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Phillips v. Thaxton

Supreme Court of West Virginia

November 3, 2017

Joan Phillips, Respondent Below, Petitioner
v.
Wilbur Thaxton II, Petitioner Below, Respondent; Charles Garrett and Cynthia Garrett, Respondents Below, Respondents; City of Charleston, Respondent Below, Respondent

         Kanawha County 07-C-416

          MEMORANDUM DECISION

         Petitioner Joan Phillips, pro se, appeals the order of the Circuit Court of Kanawha County, entered on September 6, 2016, granting Respondent Charles and Cynthia Garrett's ("the Garretts") motion for summary judgment and quieting title to the parties' respective properties. The Garretts, by counsel John P. Fuller and Michael W. Taylor, filed a response in support of the circuit court's order. Respondent Wilbur Thaxton II ("Mr. Thaxton"), pro se, filed a summary response in support of the circuit court's order.[1] Respondent City of Charleston ("the City"), by counsel Paul D. Ellis and Mandi Kay Carter, filed a response in support of the circuit court's order. Petitioner filed a reply.

         The Court has considered the parties' briefs and the record on appeal. The facts and legal arguments are adequately presented, and the decisional process would not be significantly aided by oral argument. Upon consideration of the standard of review, the briefs, and the record presented, the Court finds no substantial question of law and no prejudicial error. For these reasons, a memorandum decision affirming the circuit court's order is appropriate under Rule 21 of the Rules of Appellate Procedure.

         Petitioner owns property at 635 Piccadilly Street and the Garretts own property at 633 Piccadilly Street within the Allen Addition subdivision in Charleston, West Virginia. Mr. Thaxton owns several lots within the subdivision, either through purchases or by adverse possession. Consequently, Mr. Thaxton filed a petition to quiet title to the subdivision's various lots in 2007.

         Because Mr. Thaxton named the other property owners as a group rather than individually, he was allowed to serve them by publication. No other party appeared to oppose Mr. Thaxton's petition. Accordingly, by order entered on October 23, 2007, the circuit court granted Mr. Thaxton's petition to quiet title to the lots to which he claimed title through adverse possession.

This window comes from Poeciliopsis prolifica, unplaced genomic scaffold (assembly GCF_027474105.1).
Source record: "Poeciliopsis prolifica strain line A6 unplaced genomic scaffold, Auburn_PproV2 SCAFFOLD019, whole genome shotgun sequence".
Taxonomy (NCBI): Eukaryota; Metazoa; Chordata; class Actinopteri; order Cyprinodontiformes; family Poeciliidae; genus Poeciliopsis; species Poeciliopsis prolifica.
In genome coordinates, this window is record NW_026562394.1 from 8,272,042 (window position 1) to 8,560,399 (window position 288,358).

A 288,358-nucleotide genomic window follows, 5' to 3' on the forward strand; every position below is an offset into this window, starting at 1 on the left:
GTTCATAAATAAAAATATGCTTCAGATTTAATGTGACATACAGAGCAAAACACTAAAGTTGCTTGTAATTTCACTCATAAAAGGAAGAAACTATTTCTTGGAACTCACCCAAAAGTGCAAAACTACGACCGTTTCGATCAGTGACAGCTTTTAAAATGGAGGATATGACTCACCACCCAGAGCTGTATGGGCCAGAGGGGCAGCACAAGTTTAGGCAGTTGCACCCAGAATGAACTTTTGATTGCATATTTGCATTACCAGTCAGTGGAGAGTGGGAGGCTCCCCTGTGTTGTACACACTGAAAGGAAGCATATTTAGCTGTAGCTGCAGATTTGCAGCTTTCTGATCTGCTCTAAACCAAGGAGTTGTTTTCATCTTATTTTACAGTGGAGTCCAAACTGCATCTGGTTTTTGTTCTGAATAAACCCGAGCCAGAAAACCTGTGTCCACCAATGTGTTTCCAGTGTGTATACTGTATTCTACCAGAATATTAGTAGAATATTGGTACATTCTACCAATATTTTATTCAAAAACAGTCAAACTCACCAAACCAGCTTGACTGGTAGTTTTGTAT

However, in 2009, petitioner filed a motion to set aside the October 23, 2007, order, which the circuit court granted. Thus, the circuit court allowed petitioner to intervene as a party to oppose Mr. Thaxton's petition to quiet title.[2] Thereafter, the Garretts and the City also appeared as interested parties. Following the discovery that the City owned certain unopened rights-of-way-existing only on maps of the subdivision-the Garretts filed a motion for summary judgment on September 8, 2015, on the ground that the other parties could not, through adverse possession, obtain title to any property owned by the City.[3]

         The circuit court held a hearing on the Garretts' motion on September 10, 2015. The parties discussed a 36-foot unopened right-of-way known as Thomas Street that abuts Mr. Thaxton's property on its western border and abuts petitioner's property and the Garretts' property on its eastern border. According to the Garretts, because Thomas Street existed on several maps of the subdivision, the City owned the land on which their back deck and driveway were located. Similarly, according to petitioner, if Thomas Street was located where respondents stated that it was located, her backyard would be substantially shortened. However, petitioner contended that Thomas Street was not at that location, but that Thomas Street was, in fact, the same right-of-way as a 26-foot paved utility easement now known as Burr Lane. Identification of Thomas Street as the same right-of-way as Burr Lane would have moved Thomas Street approximately 40 feet westward from the place that respondents stated that it was located, to where it would no longer have encroached upon petitioner's backyard. The City responded that it maintained ownership of Thomas Street, but that it was willing to enter into negotiations with each party for their purchase of that portion of Thomas Street that would give each party title to the land that the party believed to be theirs.

         At the hearing's conclusion, the circuit court stated that it would allow the other parties to file responses to the Garretts' motion for summary judgment and that, following the filing of those responses, it would deem the case submitted for decision.[4] Petitioner filed her response to the motion for summary judgment on September 18, 2015. Mr. Thaxton filed a response on September 25, 2015, which constituted a reply to petitioner's response. Also, on September 25, 2015, petitioner filed a pleading, in which she accused Mr. Thaxton of fraudulently using her property to obtain a loan. Finally, petitioner filed another pleading on September 29, 2015, and attached the 1926 map, which she alleged showed that Thomas Street was the same road as Burr Lane.